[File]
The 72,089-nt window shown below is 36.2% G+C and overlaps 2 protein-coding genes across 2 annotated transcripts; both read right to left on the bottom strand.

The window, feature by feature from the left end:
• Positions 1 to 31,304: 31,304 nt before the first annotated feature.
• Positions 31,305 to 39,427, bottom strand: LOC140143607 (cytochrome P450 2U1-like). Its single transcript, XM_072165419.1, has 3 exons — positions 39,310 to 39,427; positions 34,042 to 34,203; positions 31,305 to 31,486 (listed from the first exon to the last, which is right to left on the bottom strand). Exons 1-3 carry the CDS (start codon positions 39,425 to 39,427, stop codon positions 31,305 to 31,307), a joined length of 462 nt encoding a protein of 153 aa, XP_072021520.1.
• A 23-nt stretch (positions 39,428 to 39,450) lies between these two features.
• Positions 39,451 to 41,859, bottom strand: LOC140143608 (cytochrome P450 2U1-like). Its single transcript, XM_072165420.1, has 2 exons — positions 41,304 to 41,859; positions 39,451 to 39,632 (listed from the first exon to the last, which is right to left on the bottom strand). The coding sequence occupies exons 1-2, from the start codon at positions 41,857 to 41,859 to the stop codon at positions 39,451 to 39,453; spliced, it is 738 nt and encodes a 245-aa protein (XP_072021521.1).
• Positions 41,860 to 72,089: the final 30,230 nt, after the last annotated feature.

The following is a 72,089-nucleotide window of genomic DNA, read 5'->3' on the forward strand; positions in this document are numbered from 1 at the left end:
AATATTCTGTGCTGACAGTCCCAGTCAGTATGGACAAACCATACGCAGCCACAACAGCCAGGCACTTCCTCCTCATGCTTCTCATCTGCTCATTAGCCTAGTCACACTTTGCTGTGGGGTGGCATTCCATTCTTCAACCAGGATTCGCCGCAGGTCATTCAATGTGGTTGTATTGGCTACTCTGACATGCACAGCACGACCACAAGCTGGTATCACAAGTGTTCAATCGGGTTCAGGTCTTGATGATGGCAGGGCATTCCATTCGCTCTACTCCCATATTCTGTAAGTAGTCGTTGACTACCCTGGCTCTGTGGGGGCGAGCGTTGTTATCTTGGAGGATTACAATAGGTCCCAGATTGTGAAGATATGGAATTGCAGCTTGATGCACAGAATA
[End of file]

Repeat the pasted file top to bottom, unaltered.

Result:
The 72,089-nt window shown below is 36.2% G+C and overlaps 2 protein-coding genes across 2 annotated transcripts; both read right to left on the bottom strand.

The window, feature by feature from the left end:
• Positions 1 to 31,304: 31,304 nt before the first annotated feature.
• Positions 31,305 to 39,427, bottom strand: LOC140143607 (cytochrome P450 2U1-like). Its single transcript, XM_072165419.1, has 3 exons — positions 39,310 to 39,427; positions 34,042 to 34,203; positions 31,305 to 31,486 (listed from the first exon to the last, which is right to left on the bottom strand). Exons 1-3 carry the CDS (start codon positions 39,425 to 39,427, stop codon positions 31,305 to 31,307), a joined length of 462 nt encoding a protein of 153 aa, XP_072021520.1.
• A 23-nt stretch (positions 39,428 to 39,450) lies between these two features.
• Positions 39,451 to 41,859, bottom strand: LOC140143608 (cytochrome P450 2U1-like). Its single transcript, XM_072165420.1, has 2 exons — positions 41,304 to 41,859; positions 39,451 to 39,632 (listed from the first exon to the last, which is right to left on the bottom strand). The coding sequence occupies exons 1-2, from the start codon at positions 41,857 to 41,859 to the stop codon at positions 39,451 to 39,453; spliced, it is 738 nt and encodes a 245-aa protein (XP_072021521.1).
• Positions 41,860 to 72,089: the final 30,230 nt, after the last annotated feature.

The following is a 72,089-nucleotide window of genomic DNA, read 5'->3' on the forward strand; positions in this document are numbered from 1 at the left end:
AATATTCTGTGCTGACAGTCCCAGTCAGTATGGACAAACCATACGCAGCCACAACAGCCAGGCACTTCCTCCTCATGCTTCTCATCTGCTCATTAGCCTAGTCACACTTTGCTGTGGGGTGGCATTCCATTCTTCAACCAGGATTCGCCGCAGGTCATTCAATGTGGTTGTATTGGCTACTCTGACATGCACAGCACGACCACAAGCTGGTATCACAAGTGTTCAATCGGGTTCAGGTCTTGATGATGGCAGGGCATTCCATTCGCTCTACTCCCATATTCTGTAAGTAGTCGTTGACTACCCTGGCTCTGTGGGGGCGAGCGTTGTTATCTTGGAGGATTACAATAGGTCCCAGATTGTGAAGATATGGAATTGCAGCTTGATGCACAGAATA